The Nature Conservancy Applauds Great Lakes Governors and Premiers for Action on Aquatic Invasive Species
Resolutions Passed at Summit Can Strengthen Great Lakes Management
MACKINAC ISLAND, MI | June 01, 2013
The governors, premiers and senior staff from state and provincial governments from around the Great Lakes passed a series of resolutions today that will strengthen the management of the world’s largest freshwater ecosystem.
In passing resolutions related to a number of trade and water-related issues, especially stopping the further spread of aquatic invasive species, the regional leaders made a solid commitment towards working together to prevent the introduction of new aquatic invasive species. They further agreed to facilitate coordinated detection and response actions while minimizing the harmful effects of aquatic invasive species already in the region and to prevent their spread to inland waters, according to leaders from The Nature Conservancy.
“This summit marks an important milestone in the restoration of the Great Lakes. A new generation of governors and premiers has committed themselves to solving pressing problems together,” said Helen Taylor, The Nature Conservancy’s state director for Michigan.
“The governors and premiers clearly recognize the significant economic and ecological threat posed by aquatic invasive species to the Great Lakes,” said David Hamilton, The Nature Conservancy’s senior policy director for aquatic invasive species. “The region is only as strong as its weakest link, and the governors and premiers are to be commended for committing to working together to strengthen and coordinate our response across the basin.”
The regional leaders also heard from Mark R. Tercek, CEO of The Nature Conservancy, who spoke about the connection between a healthy, functioning ecosystem and the region’s economy. His new book, Nature’s Fortune, describes the benefits from investing in nature.
“People, businesses and companies require healthy, functioning natural systems to thrive,” Tercek said. “The Great Lakes region is a perfect example of the value of nature. From major manufacturing and shipping, to tourism and a high quality of life, nature provides huge and very valuable benefits. As a result, there's no question that protecting nature is one of the smartest investments we can make.”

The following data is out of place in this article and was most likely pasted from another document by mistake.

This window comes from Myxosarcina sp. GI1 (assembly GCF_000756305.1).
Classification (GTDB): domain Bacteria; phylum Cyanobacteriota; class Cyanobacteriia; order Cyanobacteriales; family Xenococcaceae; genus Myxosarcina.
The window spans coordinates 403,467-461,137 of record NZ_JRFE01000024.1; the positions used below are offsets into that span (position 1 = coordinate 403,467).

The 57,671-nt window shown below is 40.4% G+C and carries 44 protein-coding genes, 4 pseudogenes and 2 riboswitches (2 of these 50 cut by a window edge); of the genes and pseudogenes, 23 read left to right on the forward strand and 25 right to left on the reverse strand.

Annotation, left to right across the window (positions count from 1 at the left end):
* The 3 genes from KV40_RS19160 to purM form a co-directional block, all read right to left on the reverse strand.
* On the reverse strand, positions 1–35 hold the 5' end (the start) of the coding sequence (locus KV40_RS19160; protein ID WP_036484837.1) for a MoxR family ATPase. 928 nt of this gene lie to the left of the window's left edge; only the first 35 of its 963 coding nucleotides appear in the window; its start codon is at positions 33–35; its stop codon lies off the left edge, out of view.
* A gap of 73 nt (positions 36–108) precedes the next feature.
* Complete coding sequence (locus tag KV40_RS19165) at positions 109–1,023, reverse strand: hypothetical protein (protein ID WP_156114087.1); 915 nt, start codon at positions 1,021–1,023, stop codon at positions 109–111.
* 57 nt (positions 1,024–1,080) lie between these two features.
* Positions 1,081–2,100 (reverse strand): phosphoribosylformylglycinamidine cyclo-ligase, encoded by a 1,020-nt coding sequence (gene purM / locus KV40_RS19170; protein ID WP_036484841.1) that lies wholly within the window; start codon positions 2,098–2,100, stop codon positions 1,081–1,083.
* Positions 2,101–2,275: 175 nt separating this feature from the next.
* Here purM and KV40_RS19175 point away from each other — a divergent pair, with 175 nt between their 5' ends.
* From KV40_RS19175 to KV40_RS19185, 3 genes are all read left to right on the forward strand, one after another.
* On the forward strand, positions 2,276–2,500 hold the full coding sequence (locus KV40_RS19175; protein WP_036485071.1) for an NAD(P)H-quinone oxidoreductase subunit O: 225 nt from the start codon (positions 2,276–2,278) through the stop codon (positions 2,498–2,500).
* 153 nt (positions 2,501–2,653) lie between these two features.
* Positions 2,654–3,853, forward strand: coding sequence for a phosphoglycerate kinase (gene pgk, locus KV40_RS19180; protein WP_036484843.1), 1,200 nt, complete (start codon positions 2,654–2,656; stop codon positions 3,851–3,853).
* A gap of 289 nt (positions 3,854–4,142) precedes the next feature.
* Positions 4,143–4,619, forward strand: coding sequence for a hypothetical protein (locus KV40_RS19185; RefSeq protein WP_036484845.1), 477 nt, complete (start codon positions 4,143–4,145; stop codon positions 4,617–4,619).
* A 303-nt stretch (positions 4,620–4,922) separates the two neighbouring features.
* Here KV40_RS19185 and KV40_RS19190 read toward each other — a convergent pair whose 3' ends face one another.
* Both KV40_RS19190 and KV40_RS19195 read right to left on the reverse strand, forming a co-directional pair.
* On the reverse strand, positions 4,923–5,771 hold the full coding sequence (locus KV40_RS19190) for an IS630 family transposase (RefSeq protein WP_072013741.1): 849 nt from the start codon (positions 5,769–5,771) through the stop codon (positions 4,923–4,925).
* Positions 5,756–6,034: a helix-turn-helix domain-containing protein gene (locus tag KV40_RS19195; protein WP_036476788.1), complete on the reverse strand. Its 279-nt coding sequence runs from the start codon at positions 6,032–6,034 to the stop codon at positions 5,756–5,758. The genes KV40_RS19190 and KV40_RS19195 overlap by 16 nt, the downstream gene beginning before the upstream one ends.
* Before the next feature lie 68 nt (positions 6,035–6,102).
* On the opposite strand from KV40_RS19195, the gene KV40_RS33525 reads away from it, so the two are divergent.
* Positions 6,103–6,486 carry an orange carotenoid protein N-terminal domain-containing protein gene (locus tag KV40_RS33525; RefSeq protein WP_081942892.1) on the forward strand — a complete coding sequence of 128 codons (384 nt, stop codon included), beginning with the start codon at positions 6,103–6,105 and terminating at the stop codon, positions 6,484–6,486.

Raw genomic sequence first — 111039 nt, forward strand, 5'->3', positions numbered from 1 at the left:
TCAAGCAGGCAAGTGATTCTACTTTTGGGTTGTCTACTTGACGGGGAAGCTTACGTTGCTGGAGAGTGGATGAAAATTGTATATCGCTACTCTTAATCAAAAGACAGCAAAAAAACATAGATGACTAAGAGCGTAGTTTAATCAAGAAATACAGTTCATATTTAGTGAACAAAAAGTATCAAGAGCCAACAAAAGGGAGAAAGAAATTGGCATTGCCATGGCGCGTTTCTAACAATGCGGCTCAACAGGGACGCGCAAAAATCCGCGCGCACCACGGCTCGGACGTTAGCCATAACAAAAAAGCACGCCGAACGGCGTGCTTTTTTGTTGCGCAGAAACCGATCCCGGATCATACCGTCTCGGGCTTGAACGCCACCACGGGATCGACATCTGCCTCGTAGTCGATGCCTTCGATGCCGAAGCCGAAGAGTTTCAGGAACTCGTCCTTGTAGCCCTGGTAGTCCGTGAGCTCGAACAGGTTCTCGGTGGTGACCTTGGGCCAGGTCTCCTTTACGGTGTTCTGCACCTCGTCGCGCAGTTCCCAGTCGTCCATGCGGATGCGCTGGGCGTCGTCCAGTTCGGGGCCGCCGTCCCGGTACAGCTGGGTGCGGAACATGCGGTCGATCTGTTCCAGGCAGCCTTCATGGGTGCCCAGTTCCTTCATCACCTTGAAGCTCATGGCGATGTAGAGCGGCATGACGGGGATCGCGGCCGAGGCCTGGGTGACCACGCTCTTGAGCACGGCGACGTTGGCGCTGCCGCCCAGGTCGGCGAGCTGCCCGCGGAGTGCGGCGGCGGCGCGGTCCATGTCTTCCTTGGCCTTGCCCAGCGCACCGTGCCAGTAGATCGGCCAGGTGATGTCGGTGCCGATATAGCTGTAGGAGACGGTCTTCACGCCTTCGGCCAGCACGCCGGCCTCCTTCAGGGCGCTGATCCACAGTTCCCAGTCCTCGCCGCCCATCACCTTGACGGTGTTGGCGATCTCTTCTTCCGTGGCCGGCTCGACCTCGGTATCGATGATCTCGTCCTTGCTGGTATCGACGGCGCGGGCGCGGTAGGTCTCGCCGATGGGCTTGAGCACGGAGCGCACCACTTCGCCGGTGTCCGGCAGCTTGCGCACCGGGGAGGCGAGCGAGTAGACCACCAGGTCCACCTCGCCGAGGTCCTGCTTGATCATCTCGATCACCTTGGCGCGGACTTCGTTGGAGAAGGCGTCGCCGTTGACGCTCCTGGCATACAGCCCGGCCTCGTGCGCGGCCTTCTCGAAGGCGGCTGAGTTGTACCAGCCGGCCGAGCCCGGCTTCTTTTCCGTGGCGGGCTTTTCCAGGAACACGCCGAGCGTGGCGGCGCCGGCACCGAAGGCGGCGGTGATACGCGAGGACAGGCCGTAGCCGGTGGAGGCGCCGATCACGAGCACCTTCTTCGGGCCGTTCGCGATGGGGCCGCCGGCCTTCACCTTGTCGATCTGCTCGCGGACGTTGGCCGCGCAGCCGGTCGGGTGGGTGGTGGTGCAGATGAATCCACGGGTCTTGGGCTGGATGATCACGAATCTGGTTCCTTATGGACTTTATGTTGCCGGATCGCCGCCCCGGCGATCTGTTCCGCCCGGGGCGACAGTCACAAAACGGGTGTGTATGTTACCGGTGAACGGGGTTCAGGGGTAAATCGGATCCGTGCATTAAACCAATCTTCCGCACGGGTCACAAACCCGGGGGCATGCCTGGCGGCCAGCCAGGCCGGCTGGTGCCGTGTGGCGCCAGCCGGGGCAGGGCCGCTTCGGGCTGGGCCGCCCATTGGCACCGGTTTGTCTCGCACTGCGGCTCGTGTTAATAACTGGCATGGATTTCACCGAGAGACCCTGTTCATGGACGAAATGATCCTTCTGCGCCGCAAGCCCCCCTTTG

A 2012 report by Anderson Economic Group commissioned by The Nature Conservancy revealed that state and federal governments are currently forced to spend millions of dollars as they attempt to control the impacts and prevent the spread of aquatic invasive species. The industries most affected by aquatic invasive species include sport and commercial fishing, water treatment, power generation and tourism. Together, these industries employ more than 125,000 workers in the Great Lakes region. The report details the many ways that aquatic invasive species impose economic costs in the Great Lakes region and it puts into context the scale of the impact on several industries directly affected by aquatic invasive species. For example, the cost of controlling zebra mussels at one water treatment facility is approximately $353,000 annually.
“Aquatic invasive species cost the Great Lakes region hundreds of millions of dollars every year in management and control efforts alone,” Tercek said. “The ecosystem is unstable because of the impact of aquatic invasive species, but solutions can only come from within the region in developing coordinated policies that will detect and prevent their further spread and control and management of existing species.”
The Nature Conservancy is eager to support regional governmental leaders as they proceed ahead to address issues around aquatic invasive species and implement local solutions, Taylor said. Furthermore, the Conservancy’s team of expert scientists is working with partners from around the region to test new methods of detection and control.The Nature Conservancy is the leading conservation organization working to protect the most ecologically important lands and waters around the world for nature and people. To date, the Conservancy and its 1 million members have been responsible for the protection of more than 120 million acres worldwide. The Nature Conservancy is working to make the Great Lakes watershed among the most effectively managed ecosystems on Earth.
The Nature Conservancy is a global conservation organization dedicated to conserving the lands and waters on which all life depends. Guided by science, we create innovative, on-the-ground solutions to our world's toughest challenges so that nature and people can thrive together. We are tackling climate change, conserving lands, waters and oceans at unprecedented scale, and helping make cities more sustainable. Working in more than 65 countries, we use a collaborative approach that engages local communities, governments, the private sector, and other partners. To learn more, visit www.nature.org or follow @nature_press on Twitter.